I looked through more information about 7-Eleven and I found the current numbers of its outlets in the world;
USA: 8,144 (Hawaii 59)
(Total: 50,944 (as of June, 2013)
The numbers in Japan, 15,504 is too astonishing… But this is only the number of outlets of 7-Eleven. Of course, there are also other KOMBINI chains, as Family Mart, Lawson, Mini Stop, Circle K Sunkus (not thanks), Daily Yamazaki… According to JFA, Japan Franchise Association, the numbers of Convenience stores in Japan is 51,367 in August, 2014.
In Tokyo, there are more than 7,200 KOMBINI (in March, 2014), among which top three chains dominate 77.4%. Here are the numbers of outlets of Top 3 chains of KOMBINI in Tokyo.
|Family Mart||1,852 (33.2%)
|(Total||5,574 (77.4%) )|
As these numbers show, the three top chains are competing for the market share, and thus the service and the quality of the original products has been really improved.
I think the quality of convenience stores in Japan is superb especially for the foodstuff. Here is a very interesting video on food of KOMBINI by Kyde and Eric, Americans who are living in Japan.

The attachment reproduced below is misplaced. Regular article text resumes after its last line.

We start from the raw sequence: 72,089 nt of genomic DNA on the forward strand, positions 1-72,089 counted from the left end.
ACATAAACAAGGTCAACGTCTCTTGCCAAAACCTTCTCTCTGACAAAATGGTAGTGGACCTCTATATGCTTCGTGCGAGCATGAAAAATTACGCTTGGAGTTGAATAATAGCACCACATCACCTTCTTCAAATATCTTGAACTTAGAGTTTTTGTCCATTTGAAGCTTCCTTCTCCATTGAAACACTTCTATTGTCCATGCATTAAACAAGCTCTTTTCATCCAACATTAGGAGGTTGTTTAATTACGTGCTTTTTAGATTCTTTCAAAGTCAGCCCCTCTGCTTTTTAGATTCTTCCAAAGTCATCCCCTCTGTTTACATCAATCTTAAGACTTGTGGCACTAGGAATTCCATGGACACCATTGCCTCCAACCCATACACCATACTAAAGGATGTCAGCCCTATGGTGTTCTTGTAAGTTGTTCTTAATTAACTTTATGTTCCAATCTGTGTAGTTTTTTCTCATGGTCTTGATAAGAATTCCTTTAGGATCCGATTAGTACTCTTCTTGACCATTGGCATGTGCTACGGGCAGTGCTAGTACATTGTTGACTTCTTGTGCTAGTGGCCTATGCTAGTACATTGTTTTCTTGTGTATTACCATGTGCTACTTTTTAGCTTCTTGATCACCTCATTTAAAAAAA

In KOMBINI, as you saw, a great varieties of food are available. You can also ask to heat them by microwave. Actually, you don’t have to do anything for preparation. They are all ready to eat. So, for those who are on a trip and don’t want to go to a restaurant for every meal, or who are not willing to dedicate their precious time for cooking KOMBINI is indispensable.
Not only the meals. What I personally recommend is the Cheese Cake of 7-Eleven.
I normally prefer to buy sweets in confectionery shops, but I eventually tried it while I was driving in a countryside. Since then I was addicted to it. If I had run a confectionery shop, I would have soon decided to wind up my business… No confectionery shops on a small scale cannot compete with this 150 Yen cheese cake.